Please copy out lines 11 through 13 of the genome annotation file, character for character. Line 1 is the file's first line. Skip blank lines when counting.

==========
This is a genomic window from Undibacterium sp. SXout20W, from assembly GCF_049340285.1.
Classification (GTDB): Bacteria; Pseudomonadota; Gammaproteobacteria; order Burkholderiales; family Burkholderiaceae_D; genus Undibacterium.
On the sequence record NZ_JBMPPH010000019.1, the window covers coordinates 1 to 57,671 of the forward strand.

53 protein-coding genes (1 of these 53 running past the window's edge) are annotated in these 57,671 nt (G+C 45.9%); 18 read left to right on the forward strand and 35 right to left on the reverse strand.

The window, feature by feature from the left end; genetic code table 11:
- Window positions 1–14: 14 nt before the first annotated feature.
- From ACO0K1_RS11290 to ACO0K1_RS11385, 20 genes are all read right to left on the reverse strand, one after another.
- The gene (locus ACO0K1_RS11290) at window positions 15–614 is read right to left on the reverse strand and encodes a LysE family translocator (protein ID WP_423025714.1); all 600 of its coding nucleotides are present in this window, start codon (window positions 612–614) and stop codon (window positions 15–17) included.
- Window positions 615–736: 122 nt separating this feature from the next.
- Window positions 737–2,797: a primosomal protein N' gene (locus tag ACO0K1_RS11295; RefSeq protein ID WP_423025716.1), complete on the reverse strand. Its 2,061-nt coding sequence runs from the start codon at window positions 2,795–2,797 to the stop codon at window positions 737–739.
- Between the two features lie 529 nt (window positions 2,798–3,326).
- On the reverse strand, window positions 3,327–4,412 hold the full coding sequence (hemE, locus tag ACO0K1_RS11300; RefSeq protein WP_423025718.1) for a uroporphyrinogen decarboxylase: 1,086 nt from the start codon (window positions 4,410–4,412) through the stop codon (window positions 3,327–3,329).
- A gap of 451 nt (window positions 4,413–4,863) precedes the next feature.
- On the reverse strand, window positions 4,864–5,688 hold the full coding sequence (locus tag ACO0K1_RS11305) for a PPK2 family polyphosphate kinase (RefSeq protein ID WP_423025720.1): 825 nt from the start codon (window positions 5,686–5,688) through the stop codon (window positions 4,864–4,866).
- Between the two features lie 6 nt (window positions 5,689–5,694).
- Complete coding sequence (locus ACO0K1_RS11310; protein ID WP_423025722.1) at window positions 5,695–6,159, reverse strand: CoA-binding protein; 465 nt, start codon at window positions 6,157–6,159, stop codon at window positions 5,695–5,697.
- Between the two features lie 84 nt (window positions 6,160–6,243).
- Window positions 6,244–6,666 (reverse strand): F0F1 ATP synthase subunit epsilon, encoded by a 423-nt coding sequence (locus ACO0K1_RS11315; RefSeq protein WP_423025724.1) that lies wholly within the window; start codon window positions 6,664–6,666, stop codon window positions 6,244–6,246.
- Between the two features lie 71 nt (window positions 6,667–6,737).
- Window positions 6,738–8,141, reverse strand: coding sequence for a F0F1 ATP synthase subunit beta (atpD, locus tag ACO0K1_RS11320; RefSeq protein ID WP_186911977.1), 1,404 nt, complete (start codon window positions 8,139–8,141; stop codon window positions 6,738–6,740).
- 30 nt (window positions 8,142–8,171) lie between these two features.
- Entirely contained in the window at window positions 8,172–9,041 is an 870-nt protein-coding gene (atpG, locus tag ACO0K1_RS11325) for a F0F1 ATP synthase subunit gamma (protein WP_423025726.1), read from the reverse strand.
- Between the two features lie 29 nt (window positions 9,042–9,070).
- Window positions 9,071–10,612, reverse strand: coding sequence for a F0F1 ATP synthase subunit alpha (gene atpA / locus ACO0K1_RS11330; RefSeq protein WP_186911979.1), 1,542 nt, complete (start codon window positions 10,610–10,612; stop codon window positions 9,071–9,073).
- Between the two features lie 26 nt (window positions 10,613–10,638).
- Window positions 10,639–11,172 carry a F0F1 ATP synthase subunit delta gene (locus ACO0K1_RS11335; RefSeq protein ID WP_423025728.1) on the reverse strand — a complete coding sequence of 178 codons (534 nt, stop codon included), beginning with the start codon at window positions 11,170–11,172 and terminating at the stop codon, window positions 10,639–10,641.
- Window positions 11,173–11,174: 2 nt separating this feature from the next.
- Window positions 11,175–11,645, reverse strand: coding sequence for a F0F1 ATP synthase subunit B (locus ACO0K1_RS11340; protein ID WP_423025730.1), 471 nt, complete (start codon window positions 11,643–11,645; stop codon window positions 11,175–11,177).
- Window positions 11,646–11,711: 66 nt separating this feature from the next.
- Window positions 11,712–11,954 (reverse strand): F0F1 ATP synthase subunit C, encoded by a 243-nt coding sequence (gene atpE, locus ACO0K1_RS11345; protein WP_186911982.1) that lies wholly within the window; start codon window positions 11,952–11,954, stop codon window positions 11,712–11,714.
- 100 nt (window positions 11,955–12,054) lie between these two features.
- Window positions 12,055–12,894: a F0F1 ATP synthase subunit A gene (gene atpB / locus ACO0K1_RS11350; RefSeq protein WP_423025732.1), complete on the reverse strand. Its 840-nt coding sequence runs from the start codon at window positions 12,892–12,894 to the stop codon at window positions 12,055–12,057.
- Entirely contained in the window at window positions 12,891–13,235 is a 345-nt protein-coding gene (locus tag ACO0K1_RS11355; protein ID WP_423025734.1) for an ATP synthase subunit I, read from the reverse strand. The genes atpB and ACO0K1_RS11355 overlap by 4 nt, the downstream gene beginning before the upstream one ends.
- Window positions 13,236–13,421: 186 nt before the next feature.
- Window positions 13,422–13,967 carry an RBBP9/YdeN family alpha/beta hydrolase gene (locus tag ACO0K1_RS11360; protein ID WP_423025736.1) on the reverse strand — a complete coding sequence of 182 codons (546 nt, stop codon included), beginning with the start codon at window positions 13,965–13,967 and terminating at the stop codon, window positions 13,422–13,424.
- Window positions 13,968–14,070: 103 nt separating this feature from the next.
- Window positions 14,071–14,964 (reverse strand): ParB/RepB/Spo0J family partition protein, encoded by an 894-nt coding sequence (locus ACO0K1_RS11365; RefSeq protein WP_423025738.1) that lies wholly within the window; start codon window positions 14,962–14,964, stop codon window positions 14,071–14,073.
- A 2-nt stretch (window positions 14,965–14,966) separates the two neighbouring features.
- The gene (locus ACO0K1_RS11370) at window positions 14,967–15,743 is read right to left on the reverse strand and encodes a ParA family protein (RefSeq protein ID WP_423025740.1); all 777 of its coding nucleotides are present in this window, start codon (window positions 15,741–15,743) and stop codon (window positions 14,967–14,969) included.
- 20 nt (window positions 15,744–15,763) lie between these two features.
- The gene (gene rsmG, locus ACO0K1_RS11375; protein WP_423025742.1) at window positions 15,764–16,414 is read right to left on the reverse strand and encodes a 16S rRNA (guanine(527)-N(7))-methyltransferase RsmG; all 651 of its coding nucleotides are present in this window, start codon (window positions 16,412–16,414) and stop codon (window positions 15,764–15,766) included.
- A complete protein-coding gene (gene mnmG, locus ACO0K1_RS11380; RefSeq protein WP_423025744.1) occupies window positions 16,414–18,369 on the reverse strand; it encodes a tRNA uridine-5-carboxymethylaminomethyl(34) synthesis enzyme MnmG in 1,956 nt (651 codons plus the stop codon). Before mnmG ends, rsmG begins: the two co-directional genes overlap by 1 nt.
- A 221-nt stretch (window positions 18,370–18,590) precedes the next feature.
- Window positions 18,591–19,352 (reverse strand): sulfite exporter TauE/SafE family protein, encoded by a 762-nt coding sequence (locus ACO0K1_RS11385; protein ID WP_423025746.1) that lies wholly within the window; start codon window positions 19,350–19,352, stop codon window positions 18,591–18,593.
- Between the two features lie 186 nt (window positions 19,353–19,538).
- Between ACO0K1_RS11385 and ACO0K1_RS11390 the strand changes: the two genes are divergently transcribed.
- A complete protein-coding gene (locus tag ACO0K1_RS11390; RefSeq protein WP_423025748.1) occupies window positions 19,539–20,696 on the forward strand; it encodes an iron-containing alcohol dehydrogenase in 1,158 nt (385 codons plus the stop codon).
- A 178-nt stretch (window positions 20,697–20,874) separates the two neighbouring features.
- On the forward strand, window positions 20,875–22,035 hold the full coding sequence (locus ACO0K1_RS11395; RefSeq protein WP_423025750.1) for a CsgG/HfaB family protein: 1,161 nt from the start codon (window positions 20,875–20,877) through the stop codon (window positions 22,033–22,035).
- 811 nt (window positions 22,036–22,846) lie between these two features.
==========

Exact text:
- Between the two features lie 529 nt (window positions 2,798–3,326).
- On the reverse strand, window positions 3,327–4,412 hold the full coding sequence (hemE, locus tag ACO0K1_RS11300; RefSeq protein WP_423025718.1) for a uroporphyrinogen decarboxylase: 1,086 nt from the start codon (window positions 4,410–4,412) through the stop codon (window positions 3,327–3,329).
- A gap of 451 nt (window positions 4,413–4,863) precedes the next feature.